Hattie and Timperley sum it by saying that the purpose of feedback is to “reduce the gap between where the student is and where he or she is meant to be”.  Some useful questions to ask/answer by the teacher and/or student are: 

  • Where am I going? (What are the goals?) 
  • How am I going? (What progress is being made toward the goal?), and 
  • Where to next? (What activities need to be undertaken to make better progress?) 

You might find it helpful to talk to your students about these three questions in relation to their learning. Perhaps provide them in a format that can be printed off so they can help provide a focus for the learning at all times. 

Teacher safety 

Make sure you are aware of your school’s online policies. If you disagree with any of them then by all means try and get them changed, but do not disregard them. 

Do not communicate with students using your personal email or personal social media account. 

Video conferences 

Live streaming poses risks to the teacher (and the lesson) and these must be weighed up before proceeding. One downside of live streaming is that it relies on students being available when you are. 

Going live has the potential for unforeseen circumstances to arise - from connectivity issues to someone in your household walking in on the lesson. 

There are also more sinister risks such as lessons being recorded, edited and shared. 

PPTA advice is to use school online platforms only, not personal ones. 

If live-streaming is part of this then it should be covered by your school's policies. If live-streaming (or video conferencing) is not specifically addressed in your school's policies then we advise against this form of online teaching. 

Here is advice that some of our members have shared: 

  • When engaging in video chat it is important that the purpose is clear. 
  • Some say limit video conferencing to a small group (6 or fewer), others stress live streaming should not be done with a student on their own. 
  • Make sure that only items that you would like to appear are visible when screen sharing. 
  • Shut down any group chat in which an unknown person joins, or if any form of cyber safety breach occurs. 
  • Email and confirm that students are ready for a group chat before inviting them. 
  • Make sure that you are in a neutral space when video conferencing. 
  • Be aware that students can record your screen without your knowledge. This should be covered in school policies/ student agreements. It is safest to assume that anything you do could end up in the public domain. 
  • Be the last person to leave a group chat/video, as it will continue without you when you leave. 

Finally, if you have any concerns about live steaming do not use it. There are other ways (such as emails) to facilitate student learning during the lockdown.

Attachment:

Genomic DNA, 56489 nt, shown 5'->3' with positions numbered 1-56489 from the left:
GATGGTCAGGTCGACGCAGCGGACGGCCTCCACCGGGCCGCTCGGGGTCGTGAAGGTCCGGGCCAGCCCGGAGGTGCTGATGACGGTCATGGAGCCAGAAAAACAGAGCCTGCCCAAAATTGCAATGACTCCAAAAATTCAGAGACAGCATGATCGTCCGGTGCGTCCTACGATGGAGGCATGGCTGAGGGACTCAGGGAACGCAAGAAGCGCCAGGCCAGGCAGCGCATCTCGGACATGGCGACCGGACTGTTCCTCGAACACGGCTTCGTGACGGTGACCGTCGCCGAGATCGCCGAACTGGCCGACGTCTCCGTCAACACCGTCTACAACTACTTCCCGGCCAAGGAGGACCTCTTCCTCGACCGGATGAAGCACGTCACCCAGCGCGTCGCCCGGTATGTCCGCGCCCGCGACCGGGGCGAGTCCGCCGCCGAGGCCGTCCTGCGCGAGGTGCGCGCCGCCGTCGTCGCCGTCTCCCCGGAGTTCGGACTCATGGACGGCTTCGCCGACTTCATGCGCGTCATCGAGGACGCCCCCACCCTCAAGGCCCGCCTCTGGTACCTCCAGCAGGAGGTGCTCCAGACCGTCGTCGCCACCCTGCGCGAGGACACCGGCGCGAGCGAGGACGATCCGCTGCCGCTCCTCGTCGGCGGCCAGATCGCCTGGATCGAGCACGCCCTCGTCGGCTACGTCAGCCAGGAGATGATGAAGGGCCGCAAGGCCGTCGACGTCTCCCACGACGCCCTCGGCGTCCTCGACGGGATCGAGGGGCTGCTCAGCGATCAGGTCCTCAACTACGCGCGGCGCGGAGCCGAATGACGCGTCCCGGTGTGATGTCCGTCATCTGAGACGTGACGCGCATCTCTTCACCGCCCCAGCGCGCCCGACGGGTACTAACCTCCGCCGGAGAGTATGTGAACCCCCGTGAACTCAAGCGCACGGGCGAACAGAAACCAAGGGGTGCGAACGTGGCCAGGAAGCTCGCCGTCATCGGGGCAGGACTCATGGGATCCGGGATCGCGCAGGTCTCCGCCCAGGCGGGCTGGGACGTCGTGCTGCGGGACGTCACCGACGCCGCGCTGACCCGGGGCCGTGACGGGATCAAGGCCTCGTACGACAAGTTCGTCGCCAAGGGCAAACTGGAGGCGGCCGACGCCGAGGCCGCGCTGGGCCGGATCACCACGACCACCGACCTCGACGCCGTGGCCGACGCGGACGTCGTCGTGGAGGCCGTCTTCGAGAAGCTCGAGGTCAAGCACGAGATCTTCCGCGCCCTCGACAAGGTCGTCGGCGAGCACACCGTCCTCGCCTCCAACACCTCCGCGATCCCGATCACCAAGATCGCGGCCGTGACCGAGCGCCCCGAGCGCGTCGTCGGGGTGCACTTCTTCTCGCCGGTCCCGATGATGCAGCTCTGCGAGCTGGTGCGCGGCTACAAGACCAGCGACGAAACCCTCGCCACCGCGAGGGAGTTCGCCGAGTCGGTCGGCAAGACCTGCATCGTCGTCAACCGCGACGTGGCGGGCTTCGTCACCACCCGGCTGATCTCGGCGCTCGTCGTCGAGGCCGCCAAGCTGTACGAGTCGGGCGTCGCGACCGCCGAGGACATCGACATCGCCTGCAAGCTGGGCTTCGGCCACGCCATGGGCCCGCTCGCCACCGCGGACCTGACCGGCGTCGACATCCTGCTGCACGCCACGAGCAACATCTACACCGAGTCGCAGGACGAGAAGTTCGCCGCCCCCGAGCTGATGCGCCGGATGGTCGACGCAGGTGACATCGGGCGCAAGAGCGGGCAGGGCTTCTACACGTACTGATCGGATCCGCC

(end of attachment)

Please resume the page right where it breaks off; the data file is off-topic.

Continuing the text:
What about Hybrid Learning? 

The expectations of both PPTA and the Minister are that we need to be realistic in dealing with the current situation. You cannot be full time in the classroom AND supporting students at home. However, some teachers and schools are adopting hybrid methods to deal with disruptive absences of staff and students and for those members, the following advice pulls together ideas from the experiences of hybrid learning to date.

Most teachers who move into hybrid learning would normally do so over a period of time and as part of a professional growth process with PLD and support.

If there is to be a systematic move by a school to hybrid learning strategies as a tactic for dealing with current disruptions, then these should be openly discussed and agreed on by staff and support and professional development should be provided to ensure that it is consistent and manageable for kaiako/teachers.

Members who are developing hybrid approaches can click here for ideas and advice about hybrid teaching and learning.

Where can teachers go for assistance? 

Ministry-facilitated PLD has been refocused on helping teachers to adapt to online teaching. If a school has a current PLD allocation, it can repurpose the existing hours to focus on support for distance learning. Schools can also request new PLD to support distance learning. To register interest, schools can email pld.enquiries@education.govt.nz 

It is also worth checking out: 

Health and Safety Reps 

Workplaces are required to have Health and Safety Reps who are legally entitled to paid training and paid time for these roles. Health and Safety Reps represent school workers on health and safety matters, including COVID-related issues and work to ensure that schools are safe workplaces. If your school does not currently have a Health and Safety Rep, you can share any concerns with your branch chair. 
Learn more about Health and Safety Reps at Health and Safety | PPTA 

Emergency Payments for Day Relief Teachers

The Ministry of Education has ended the emergency payment scheme for day relief teachers who have been prevented from earning because of COVID-19.

 

Sample Planning Documents

The sample planning documents below were provided as examples by PPTA’s Secondary Principals’ Council. They start with a general emergency response plan and become increasingly more specific to COVID at Red level. These will be of most interest to principals, senior leaders, health and safety representatives, and branch chairs.

View expanded page

Last modified on Monday, 12 September 2022 16:32